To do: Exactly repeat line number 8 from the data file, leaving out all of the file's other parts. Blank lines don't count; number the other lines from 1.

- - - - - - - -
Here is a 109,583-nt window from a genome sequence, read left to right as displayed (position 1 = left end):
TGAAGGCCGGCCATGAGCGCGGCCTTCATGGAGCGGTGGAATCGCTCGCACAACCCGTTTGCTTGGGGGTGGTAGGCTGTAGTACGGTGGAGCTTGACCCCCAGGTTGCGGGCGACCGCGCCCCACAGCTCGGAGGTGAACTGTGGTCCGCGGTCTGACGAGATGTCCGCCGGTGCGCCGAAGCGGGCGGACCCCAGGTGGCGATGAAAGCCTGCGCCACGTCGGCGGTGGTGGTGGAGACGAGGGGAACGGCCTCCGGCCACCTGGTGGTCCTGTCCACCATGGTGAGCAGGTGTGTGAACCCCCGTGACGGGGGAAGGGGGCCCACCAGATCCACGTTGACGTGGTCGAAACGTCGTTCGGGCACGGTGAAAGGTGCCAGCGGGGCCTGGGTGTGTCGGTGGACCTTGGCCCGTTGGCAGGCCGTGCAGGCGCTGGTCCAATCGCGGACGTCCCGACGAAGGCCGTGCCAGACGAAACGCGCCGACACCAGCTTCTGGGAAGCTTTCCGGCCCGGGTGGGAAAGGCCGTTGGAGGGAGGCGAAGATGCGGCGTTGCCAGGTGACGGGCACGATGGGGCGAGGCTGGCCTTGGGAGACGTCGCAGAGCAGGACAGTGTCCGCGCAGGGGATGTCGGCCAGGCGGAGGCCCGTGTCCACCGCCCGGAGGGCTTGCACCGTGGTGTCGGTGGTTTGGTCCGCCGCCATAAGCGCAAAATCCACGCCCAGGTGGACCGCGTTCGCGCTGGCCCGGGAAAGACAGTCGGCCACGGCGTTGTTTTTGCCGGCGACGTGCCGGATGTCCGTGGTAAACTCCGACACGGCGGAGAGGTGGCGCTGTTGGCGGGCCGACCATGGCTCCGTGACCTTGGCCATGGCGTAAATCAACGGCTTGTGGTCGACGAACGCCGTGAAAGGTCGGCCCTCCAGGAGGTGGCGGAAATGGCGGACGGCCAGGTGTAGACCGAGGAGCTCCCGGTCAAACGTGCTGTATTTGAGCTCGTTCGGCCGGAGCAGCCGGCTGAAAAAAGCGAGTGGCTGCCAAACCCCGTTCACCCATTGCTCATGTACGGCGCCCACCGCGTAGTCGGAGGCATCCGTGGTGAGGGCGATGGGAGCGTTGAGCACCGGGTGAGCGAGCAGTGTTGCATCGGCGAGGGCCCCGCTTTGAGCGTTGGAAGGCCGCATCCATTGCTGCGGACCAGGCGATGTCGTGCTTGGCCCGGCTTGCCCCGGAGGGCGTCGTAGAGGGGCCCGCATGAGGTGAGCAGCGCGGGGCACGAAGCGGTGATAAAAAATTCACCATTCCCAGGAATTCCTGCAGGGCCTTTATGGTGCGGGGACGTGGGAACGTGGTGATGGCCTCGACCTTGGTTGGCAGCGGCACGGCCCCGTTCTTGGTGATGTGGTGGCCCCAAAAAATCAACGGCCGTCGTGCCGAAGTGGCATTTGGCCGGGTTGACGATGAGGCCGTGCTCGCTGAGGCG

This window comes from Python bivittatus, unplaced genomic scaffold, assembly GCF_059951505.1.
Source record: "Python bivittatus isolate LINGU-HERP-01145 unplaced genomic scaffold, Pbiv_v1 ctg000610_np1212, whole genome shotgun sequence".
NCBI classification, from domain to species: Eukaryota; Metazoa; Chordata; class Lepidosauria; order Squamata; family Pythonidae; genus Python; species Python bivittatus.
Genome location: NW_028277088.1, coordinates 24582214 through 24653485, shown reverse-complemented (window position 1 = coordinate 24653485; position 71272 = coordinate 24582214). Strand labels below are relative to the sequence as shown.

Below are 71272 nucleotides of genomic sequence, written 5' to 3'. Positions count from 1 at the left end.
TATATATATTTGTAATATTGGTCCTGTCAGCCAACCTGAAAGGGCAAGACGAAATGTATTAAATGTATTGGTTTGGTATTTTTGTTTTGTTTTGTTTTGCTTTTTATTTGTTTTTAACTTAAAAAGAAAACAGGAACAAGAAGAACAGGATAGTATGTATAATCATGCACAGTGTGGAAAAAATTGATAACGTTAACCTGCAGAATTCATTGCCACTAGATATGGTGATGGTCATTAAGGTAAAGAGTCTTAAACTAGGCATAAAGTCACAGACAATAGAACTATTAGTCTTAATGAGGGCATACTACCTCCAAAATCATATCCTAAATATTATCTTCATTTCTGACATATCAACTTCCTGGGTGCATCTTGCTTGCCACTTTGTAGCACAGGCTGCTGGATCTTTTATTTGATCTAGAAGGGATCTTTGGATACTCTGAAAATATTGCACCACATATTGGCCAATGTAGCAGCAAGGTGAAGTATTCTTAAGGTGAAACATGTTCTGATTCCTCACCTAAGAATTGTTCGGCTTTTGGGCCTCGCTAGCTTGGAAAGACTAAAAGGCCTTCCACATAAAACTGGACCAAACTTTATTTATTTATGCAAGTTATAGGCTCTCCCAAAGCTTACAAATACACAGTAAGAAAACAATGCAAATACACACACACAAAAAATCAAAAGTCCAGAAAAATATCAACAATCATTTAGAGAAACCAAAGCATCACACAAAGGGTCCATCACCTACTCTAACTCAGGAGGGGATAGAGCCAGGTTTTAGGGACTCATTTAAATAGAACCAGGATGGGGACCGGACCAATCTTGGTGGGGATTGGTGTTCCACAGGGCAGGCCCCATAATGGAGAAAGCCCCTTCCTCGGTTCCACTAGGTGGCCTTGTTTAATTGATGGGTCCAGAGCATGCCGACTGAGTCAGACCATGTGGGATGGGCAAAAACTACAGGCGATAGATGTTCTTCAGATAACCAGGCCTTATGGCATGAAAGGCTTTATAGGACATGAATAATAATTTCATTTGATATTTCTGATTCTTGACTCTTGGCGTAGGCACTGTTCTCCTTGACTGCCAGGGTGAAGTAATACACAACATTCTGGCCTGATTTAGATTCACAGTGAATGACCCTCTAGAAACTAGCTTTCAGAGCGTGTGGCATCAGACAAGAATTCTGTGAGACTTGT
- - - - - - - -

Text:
TATATATATTTGTAATATTGGTCCTGTCAGCCAACCTGAAAGGGCAAGACGAAATGTATTAAATGTATTGGTTTGGTATTTTTGTTTTGTTTTGTTTTGCTTTTTATTTGTTTTTAACTTAAAAAGAAAACAGGAACAAGAAGAACAGGATAGTATGTATAATCATGCACAGTGTGGAAAAAATTGATAACGTTAACCTGCAGAATTCATTGCCACTAGATATGGTGATGGTCATTAAGGTAAAGAGTCTTAAACTAGGCATAAAGTCACAGACAATAGAACTATTAGTCTTAATGAGGGCATACTACCTCCAAAATCATATCCTAAATATTATCTTCATTTCTGACATATCAACTTCCTGGGTGCATCTTGCTTGCCACTTTGTAGCACAGGCTGCTGGATCTTTTATTTGATCTAGAAGGGATCTTTGGATACTCTGAAAATATTGCACCACATATTGGCCAATGTAGCAGCAAGGTGAAGTATTCTTAAGGTGAAACATGTTCTGATTCCTCACCTAAGAATTGTTCGGCTTTTGGGCCTCGCTAGCTTGGAAAGACTAAAAGGCCTTCCACATAAAACTGGACCAAACTTTATTTATTTATGCAAGTTATAGGCTCTCCCAAAGCTTACAAATACACAGTAAGAAAACAATGCAAATACACACACACAAAAAATCAAAAGTCCAGAAAAATATCAACAATCATTTAGAGAAACCAAAGCATCACACAAAGGGTCCATCACCTACTCTAACTCAGGAGGGGATAGAGCCAGGTTTTAGGGACTCATTTAAATAGAACCAGGATGGGGACCGGACCAATCTTGGTGGGGATTGGTGTTCCACAGGGCAGGCCCCATAATGGAGAAAGCCCCTTCCTCGGTTCCACTAGGTGGCCTTGTTTAATTGATGGGTCCAGAGCATGCCGACTGAGTCAGACCATGTGGGATGGGCAAAAACTACAGGCGATAGATGTTCTTCAGATAACCAGGCCTTATGGCATGAAAGGCTTTATAGGACATGAATAATAATTTCATTTGATATTTCTGATTCTTGACTCTTGGCGTAGGCACTGTTCTCCTTGACTGCCAGGGTGAAGTAATACACAACATTCTGGCCTGATTTAGATTCACAGTGAATGACCCTCTAGAAACTAGCTTTCAGAGCGTGTGGCATCAGACAAGAATTCTGTGAGACTTGT